The Crimean War: British Grand Strategy Against Russia, 1853-1856, by Andrew D. Lambert
Farnham, Surrey, UK/Burlington, Vt: Ashgate Publishing, 2011. Pp. xvi, 380. Illus., maps., tables, appends., notes, biblio., index. $104.95. ISBN: 1409410110 .
A revised edition of the ground-breaking 1990 look at British strategy during the Crimean War from Prof. Lambert (King's College London), who specializes in British naval history during the Nineteenth Century.
If anything, the revised edition reinforces Lambert’s basic argument that Britain essentially waged a limited war because of the limitations of British power. Supreme at sea, Britain nevertheless committed itself to a land war against Russia with a small army, unsuited to a protracted conventional war, and with little ability to expand it. This had two important results. Firstly, potential allies such as Austria and Sweden, although tempted, were reluctant to commit themselves to a war in which Britain seemed unwilling to make a determined effort. Perhaps more importently, however, the focus on the Crimea led Britain to neglect what was certainly the more important theatre of operations, the Baltic. Lambert argues convincingly, that after the initial Anglo-French success in the Baltic with the capture of Bomarsund in mid-1854, the allies largely ignored the theatre. Despite this, the Russians invested heavily in strengthening the defenses of St. Petersburg.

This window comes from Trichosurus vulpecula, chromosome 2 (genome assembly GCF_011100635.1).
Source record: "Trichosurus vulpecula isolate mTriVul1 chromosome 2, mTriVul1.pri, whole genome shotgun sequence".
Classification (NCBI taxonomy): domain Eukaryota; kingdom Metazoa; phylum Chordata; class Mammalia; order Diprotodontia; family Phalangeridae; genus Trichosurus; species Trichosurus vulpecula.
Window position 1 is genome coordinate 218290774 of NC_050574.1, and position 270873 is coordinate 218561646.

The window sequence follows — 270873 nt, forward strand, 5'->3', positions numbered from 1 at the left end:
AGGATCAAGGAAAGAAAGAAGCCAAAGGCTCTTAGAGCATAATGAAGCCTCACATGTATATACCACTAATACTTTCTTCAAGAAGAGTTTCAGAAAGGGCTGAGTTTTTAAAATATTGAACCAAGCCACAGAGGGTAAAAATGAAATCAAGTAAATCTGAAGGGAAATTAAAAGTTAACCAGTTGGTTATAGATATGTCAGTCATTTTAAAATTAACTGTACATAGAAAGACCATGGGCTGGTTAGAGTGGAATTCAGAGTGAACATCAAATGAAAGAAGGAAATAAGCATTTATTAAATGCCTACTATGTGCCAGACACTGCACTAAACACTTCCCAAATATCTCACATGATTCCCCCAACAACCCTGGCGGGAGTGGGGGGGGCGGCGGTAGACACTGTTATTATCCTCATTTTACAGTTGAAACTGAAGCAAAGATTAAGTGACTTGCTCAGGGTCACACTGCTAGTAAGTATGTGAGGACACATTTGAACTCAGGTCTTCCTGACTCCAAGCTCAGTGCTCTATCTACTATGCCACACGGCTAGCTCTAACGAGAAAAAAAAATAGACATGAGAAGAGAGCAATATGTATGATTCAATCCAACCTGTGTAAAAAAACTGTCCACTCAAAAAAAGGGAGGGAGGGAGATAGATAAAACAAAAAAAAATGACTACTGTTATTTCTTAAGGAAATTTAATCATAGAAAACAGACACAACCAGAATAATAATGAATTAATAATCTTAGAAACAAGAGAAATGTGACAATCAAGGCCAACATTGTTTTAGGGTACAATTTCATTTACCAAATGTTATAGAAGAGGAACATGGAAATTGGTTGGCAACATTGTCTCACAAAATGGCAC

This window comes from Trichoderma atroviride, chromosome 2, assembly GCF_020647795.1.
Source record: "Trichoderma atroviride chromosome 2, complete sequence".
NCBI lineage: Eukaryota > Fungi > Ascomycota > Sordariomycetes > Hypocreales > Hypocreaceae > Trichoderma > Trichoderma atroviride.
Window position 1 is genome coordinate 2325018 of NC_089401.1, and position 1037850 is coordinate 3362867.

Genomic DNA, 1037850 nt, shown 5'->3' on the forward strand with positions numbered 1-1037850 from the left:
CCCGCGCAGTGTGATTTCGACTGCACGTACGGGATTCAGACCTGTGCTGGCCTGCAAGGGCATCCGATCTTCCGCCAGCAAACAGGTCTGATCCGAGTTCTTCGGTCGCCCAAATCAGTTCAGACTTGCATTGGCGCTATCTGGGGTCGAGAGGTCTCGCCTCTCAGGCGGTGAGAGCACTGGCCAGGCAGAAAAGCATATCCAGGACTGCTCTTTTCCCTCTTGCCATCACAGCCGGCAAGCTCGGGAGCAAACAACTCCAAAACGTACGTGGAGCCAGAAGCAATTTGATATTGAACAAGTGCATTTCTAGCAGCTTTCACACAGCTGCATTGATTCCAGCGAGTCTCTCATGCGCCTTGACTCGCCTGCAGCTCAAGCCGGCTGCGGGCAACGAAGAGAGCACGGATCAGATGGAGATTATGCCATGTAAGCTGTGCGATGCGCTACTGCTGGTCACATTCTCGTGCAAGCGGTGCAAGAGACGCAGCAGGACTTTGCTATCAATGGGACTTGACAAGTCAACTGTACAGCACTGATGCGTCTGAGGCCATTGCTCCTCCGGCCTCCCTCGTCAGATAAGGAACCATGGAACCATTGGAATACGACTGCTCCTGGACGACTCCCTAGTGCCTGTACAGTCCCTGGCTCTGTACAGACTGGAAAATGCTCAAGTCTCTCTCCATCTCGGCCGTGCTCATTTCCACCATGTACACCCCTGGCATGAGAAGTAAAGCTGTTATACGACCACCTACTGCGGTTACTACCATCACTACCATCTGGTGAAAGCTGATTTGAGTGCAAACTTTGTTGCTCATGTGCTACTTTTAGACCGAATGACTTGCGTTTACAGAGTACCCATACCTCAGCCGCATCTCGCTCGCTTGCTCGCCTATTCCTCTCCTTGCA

This is an important work for several reasons. Not only does it throw fresh light on the Crimean War, but it also reveals the limitations of British power even at the height of its greatness, and stresses the failure of British political and military leaders to address those limitations, so that Britain went into World War I little better prepared for a protracted land war than it had been 60 years earlier.
A valuable book for anyone interested in how superpowers can fail to understand the limitations of their power.
Reviewer: A. A. Nofi, Review Editor
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